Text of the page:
Lessons from the Rise of RoséMay 25, 2018 - by Taylor Getler
Rosé isn’t just having a moment; it’s defining a generation of wine drinkers. What separates it from other types of wine is that it has been elevated from a mere beverage to a full-fledged lifestyle, as you can now find cutesy phrases like “Rosé All Day” or “Yes Way Rosé” emblazoned on everything from phone cases to gummy bears. Over the past few years, rosé has cemented itself as an iconic part of summertime, particularly for younger drinkers. How did it get there, and what lessons can other categories learn from its runaway success?
The paradox of high-end accessibility
For food and beverage companies, indulgence branding can be tricky. While it can be difficult to pinpoint, there is a sweet spot where a product can be positioned as an luxury item that customers still can (and should) purchase on at least a semi-regular basis. Rosé, which is easy to find at the $10-$12 price point, fits neatly in that space. It’s inexpensive enough to be accessible, while still carrying the image of Hamptons retreats and intimate dinner parties (rosé has famously earned the nickname “Hamptons Gatorade”).
In fact, the rosé trend is believed to have originated with New York socialites, who would have likely sampled the wine in France and then embraced the beverage upon their return to the states. Celebrities have helped boost rosé’s cred over the years as well, especially Brad Pitt and Angelina Jolie, who notably bought into the Miraval brand.
Rosé also has the advantage of being pretty. Much has been written about “Millennial Pink,” a suite of rosey shades that look attractive in pictures on social media. This feature is now more important than ever, and is only going to grow more significant as Gen Z – which has never known a world without the Internet – matures to legal drinking age.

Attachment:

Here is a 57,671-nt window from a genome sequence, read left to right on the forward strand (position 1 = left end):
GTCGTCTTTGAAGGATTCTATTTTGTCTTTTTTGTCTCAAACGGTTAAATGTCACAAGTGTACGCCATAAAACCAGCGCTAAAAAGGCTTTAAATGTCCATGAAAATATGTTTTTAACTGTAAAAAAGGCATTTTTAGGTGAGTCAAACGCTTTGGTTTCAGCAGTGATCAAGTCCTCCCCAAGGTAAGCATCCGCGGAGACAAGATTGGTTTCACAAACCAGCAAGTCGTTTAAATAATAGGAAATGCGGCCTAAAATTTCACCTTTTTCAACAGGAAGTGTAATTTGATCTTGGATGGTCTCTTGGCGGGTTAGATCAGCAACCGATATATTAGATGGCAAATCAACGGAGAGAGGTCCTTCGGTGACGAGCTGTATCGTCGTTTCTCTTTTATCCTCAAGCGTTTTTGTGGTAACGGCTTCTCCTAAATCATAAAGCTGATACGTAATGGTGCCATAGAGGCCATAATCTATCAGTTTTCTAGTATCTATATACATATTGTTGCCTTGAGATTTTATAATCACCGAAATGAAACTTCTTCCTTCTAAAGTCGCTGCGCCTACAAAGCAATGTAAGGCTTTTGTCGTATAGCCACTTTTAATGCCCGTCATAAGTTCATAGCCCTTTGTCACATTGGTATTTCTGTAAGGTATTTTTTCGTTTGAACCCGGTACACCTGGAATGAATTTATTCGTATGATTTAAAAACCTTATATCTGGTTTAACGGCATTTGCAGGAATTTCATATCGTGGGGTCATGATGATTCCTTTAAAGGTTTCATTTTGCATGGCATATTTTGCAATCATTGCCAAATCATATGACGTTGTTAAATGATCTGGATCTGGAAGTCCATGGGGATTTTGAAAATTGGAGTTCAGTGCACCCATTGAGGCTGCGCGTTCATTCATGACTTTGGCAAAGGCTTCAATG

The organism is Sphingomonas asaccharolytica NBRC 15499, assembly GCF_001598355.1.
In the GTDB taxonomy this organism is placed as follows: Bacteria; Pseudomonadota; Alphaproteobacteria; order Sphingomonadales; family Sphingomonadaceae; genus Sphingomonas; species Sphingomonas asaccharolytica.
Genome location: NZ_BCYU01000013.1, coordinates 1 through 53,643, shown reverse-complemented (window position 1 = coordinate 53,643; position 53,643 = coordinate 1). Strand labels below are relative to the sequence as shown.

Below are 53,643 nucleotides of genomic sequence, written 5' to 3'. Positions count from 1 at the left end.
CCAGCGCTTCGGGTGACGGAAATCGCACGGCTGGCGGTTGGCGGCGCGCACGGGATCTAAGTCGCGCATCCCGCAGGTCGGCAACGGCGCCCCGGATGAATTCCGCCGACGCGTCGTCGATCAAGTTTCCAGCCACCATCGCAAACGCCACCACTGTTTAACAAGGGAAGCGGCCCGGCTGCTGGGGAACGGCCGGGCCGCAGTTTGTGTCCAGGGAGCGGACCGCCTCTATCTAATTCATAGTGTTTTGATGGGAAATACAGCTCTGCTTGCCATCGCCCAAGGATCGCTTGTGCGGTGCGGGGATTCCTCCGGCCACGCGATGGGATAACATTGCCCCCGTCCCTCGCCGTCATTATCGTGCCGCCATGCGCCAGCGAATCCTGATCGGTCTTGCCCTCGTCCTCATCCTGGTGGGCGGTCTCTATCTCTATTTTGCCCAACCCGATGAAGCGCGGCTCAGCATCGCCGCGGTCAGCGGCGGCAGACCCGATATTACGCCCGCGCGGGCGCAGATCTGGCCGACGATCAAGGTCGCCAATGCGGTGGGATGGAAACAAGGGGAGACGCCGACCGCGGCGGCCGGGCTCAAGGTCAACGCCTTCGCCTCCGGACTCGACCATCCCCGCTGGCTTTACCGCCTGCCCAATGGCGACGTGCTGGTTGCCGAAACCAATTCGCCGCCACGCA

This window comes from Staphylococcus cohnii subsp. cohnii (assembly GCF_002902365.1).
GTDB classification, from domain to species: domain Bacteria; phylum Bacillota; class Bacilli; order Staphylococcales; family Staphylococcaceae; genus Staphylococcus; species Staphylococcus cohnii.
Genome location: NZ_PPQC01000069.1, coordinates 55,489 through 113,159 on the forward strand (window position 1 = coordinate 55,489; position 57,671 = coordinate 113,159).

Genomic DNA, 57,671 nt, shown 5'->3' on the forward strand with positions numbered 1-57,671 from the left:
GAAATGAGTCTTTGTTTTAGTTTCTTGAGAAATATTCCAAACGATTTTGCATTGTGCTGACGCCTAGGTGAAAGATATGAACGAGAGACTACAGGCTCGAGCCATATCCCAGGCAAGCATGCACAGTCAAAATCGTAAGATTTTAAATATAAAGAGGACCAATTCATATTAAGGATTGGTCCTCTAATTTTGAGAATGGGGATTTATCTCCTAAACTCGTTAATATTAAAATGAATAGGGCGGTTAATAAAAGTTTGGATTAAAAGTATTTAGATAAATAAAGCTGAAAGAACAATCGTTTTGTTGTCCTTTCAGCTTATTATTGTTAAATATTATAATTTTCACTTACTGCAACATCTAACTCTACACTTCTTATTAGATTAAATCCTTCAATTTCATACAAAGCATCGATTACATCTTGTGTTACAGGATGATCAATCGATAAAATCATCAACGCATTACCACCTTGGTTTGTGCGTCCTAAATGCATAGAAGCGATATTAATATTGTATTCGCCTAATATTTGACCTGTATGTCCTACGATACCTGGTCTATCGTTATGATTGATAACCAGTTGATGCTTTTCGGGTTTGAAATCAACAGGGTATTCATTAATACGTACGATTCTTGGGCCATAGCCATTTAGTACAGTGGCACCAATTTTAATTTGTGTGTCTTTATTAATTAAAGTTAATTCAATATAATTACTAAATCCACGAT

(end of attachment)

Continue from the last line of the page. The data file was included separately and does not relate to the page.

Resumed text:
The visual aspects of food and beverage products have always had a dramatic impact on sales, but now it is not enough for the buyer alone to like it – everyone in their feed has to like it, too, heightening the stakes.
Rosé, being relatively light and fruity, lends itself well to product extensions. Some brands – like the aforementioned gummy bears – play up the sweetness and youthfulness of rosé, while brands like Hanger 1, which released a rosé vodka earlier this year, cuts that sweetness with a harsher flavor. A bolder, more overpowering wine would have difficulty breaking into categories on either end of the spectrum.
Rosé has seen unprecedented success across a range of demographics, and brands could learn a lot by following the wine’s lead. By focusing on consumer perception and planning for future product families, they will be on their way to securing a place in shoppers’ hearts.
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